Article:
Which wasn't much, but she was a blood elf. And while she was toned and athletic, she didn't have the endurance (or the mental strength, for that matter) for weight-load carriage. She always travelled as light as she could because of that. She didn't even carry a bedroll.

When she returned to the bow, she was greeted with the whitest stretch of beach sand she had ever seen. A previously-hidden fourth island marked the westernmost of the group. A giant sea turtle dozed on the shore, untroubled by the incessant gulls bleating at one another. Rickett was going about beaching the boat so Anavea sat down and waited.


"Do you know why the orcs lost the Second War?" the young orc who had introduced himself as Rogan asked, shooing away a persistent waitress. She left to tend the other bar patrons but she would be back.

"Many of the orcs deserted." Anavea replied dismissively - as far as a history test went, this was almost insulting. "Followed Gul'dan across the sea.."

"Yes." Rogan said. "Specifically the Stormreaver and Twilight Hammer clans."

The orc was clearly a warlock. Anavea could guess where this was going.

"My grandfather was a member of the original Council and of the Stormreaver Clan." he explained proudly. "My father never spoke of him, and any attempts of mine to bring it up in the past resulted in violence.

"The fool is dead now but between then and now, I have commitments to the Horde here." he continued. "I am curious about my grandfathers works. I inherited a few tomes from his earlier days, but nothing after the First War. If I had to guess, he would have taken them with him when he left with Gul'dan."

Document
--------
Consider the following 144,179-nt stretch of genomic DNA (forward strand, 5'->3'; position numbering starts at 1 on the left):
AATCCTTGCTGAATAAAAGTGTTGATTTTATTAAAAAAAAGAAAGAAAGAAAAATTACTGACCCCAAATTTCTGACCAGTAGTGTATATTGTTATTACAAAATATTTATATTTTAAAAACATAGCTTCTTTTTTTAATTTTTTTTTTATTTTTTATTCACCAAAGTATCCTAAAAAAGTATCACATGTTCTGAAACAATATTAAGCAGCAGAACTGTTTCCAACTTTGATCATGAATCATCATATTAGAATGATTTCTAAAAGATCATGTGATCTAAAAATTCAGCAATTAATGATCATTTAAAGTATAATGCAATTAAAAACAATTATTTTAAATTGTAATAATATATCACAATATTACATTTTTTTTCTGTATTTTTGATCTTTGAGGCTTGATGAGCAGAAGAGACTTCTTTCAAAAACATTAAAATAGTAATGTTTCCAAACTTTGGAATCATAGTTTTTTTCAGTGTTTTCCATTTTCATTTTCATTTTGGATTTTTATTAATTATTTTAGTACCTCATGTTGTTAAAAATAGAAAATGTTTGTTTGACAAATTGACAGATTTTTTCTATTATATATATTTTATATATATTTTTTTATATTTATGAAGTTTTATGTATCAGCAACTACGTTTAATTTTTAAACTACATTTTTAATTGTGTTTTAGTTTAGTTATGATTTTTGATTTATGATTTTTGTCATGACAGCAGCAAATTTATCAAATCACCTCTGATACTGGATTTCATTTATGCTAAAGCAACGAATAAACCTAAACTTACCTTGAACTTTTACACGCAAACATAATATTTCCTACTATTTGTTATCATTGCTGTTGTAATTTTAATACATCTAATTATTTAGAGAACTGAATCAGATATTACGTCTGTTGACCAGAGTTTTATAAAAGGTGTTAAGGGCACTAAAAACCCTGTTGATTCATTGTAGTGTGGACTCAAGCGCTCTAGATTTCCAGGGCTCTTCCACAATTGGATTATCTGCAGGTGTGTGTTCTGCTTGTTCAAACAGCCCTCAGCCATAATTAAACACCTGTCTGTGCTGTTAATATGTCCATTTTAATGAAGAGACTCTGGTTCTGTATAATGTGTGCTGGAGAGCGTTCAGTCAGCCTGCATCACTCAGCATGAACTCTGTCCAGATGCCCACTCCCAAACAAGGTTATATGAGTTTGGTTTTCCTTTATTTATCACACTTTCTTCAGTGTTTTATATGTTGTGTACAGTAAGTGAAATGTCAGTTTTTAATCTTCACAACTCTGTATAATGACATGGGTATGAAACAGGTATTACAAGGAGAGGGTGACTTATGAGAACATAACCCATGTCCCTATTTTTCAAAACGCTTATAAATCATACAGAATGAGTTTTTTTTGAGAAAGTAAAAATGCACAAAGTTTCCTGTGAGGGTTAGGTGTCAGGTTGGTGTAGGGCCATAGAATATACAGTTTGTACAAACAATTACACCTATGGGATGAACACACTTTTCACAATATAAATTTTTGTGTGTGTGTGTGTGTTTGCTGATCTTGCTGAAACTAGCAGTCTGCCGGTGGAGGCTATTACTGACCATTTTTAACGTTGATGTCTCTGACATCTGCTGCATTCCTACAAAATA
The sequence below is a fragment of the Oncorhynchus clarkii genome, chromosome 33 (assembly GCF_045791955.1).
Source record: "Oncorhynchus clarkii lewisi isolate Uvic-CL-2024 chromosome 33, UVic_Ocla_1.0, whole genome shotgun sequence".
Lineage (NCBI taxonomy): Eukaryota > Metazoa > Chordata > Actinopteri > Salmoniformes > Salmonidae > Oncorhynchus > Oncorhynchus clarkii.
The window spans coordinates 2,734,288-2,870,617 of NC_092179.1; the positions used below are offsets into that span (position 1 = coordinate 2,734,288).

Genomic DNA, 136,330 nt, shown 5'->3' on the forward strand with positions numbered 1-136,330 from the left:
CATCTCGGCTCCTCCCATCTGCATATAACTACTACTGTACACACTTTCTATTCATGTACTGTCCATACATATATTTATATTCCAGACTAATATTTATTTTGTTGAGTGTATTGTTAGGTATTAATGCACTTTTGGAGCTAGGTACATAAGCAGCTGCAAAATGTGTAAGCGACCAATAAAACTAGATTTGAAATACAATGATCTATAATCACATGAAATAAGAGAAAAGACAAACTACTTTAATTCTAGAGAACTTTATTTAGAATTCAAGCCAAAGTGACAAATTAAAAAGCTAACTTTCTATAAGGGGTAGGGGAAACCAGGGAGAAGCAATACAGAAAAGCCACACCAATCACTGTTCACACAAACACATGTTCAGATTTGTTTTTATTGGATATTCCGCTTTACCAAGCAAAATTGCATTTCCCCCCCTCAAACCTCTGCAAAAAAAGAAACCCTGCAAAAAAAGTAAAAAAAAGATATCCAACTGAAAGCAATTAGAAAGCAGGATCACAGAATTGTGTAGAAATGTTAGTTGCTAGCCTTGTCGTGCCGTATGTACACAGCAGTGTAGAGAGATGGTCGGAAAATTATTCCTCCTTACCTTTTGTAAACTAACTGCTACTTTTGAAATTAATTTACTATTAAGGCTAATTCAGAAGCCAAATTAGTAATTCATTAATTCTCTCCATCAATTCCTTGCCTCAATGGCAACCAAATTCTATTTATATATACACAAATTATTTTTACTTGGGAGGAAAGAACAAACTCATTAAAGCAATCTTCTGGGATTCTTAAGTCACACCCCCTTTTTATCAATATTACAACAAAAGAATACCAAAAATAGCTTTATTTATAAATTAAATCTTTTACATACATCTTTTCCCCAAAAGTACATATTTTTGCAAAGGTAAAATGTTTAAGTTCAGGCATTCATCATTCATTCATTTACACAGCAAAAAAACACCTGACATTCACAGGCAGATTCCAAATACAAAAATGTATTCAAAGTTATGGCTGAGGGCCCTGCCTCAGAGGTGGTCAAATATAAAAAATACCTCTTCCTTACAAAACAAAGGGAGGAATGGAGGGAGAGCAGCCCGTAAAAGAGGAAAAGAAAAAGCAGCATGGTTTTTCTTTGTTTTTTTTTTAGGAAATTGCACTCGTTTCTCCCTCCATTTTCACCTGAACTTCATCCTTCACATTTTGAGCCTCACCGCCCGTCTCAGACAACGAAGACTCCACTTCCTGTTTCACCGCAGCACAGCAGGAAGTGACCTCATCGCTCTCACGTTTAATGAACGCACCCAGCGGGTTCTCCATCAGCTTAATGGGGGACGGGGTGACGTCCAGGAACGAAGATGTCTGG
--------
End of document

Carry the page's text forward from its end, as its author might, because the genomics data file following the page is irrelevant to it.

It sounded too much like a wild goose chase to Anavea. She had other jobs lined up, but this one sounded lucrative. "How do you even know they exist?"

"A hunch."

"And you want me to go find out?"


She sighed and muttered under her breath. "Not another family heirloom..."

"What was that?"


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Joined: April 13th, 2015, 3:49 am

Re: Relic Hunter: The Broken Isles

by Anavea » April 16th, 2015, 9:07 am

The palms were all young-ish, which was a good sign. It was when Anavea laid eyes on the bay in the island's center did it confirm her location. The Broken Isles.

Jutting from the clear, shallow water were more than a dozen ship masts. All appeared orcish but the midday sun beamed a glare on the surface, preventing her from seeing the hulls from sea level. A few tatters of rotten flax swayed from the masts, but not enough to gleam any insignia. It didn't matter - she knew she was where she needed to be.

Schools of silver fish and a bale of red, spiky-shelled sea turtles swam lazily in the bay. Crude structures on one of the distant south islands suggested a murloc presence. Her spyglass confirmed this. Everywhere there were night elf ruins, particularly the island on her left - the largest and highest of the cluster and at least one night elven shipwreck loomed under the waters surface.

"I could retire here." the blood elf said to nobody. "Set up a cabin here, fish there, relax on the beach there, drink coconut milk from a straw there..."

The sand here was quartz-heavy, which she imagined would be cool underfoot. She contemplated removing her boots...

"Bah." she was getting distracted. Now what she hoped would not be the frustrating part began. Out of a whole island, she had to find an old, orcish battlefield and then find one particular orc from hundreds.